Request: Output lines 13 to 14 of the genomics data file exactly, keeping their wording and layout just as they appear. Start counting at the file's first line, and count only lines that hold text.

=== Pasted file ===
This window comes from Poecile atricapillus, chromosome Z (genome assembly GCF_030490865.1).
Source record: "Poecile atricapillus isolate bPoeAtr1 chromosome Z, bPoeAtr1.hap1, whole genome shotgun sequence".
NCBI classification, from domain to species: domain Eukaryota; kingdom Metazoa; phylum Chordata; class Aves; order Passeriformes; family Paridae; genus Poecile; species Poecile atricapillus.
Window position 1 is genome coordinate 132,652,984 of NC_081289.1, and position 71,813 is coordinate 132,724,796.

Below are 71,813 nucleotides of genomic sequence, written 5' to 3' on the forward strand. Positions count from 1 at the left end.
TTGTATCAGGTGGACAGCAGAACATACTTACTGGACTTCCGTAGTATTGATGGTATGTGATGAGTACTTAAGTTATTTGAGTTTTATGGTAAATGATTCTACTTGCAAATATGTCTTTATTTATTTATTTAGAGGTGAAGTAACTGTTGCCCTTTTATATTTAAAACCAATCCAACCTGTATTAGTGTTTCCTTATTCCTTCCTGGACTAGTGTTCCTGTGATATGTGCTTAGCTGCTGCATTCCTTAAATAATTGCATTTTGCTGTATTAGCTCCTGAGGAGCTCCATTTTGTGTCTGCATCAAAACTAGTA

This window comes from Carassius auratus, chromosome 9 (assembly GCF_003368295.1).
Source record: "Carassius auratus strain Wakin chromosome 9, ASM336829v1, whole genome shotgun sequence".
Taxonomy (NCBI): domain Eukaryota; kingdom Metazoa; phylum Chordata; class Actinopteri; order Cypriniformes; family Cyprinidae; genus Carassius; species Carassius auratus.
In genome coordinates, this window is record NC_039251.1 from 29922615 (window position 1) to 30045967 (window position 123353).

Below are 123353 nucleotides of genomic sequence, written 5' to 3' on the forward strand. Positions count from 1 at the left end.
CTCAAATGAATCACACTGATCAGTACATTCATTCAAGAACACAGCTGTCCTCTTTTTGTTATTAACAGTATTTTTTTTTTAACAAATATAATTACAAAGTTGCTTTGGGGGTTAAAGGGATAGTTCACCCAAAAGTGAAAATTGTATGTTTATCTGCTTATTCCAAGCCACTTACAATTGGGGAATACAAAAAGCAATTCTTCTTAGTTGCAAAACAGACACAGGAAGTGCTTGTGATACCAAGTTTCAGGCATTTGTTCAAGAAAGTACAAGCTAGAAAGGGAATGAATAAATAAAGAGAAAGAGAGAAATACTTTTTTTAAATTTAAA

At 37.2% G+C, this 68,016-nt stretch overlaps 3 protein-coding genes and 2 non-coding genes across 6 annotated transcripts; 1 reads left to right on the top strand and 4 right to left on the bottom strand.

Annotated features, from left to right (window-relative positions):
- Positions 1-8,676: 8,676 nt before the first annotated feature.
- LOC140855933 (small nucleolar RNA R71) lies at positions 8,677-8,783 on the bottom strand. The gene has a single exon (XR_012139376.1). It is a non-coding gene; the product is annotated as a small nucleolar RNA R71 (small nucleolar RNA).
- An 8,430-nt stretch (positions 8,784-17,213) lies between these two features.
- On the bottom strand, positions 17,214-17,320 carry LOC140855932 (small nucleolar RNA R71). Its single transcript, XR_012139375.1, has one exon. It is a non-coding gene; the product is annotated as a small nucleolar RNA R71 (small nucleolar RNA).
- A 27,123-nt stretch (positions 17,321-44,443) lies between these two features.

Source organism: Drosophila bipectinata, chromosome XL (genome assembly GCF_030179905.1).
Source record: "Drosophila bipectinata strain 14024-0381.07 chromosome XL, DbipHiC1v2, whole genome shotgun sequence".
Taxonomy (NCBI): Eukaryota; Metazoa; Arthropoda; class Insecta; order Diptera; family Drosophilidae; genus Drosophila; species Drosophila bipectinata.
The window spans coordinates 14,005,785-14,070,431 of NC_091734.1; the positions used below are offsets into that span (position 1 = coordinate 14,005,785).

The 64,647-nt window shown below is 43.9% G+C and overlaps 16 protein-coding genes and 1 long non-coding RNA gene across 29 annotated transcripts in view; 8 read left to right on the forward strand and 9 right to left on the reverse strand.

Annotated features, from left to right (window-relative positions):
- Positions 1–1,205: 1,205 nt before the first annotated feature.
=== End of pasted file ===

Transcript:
At 37.2% G+C, this 68,016-nt stretch overlaps 3 protein-coding genes and 2 non-coding genes across 6 annotated transcripts; 1 reads left to right on the top strand and 4 right to left on the bottom strand.

Annotated features, from left to right (window-relative positions):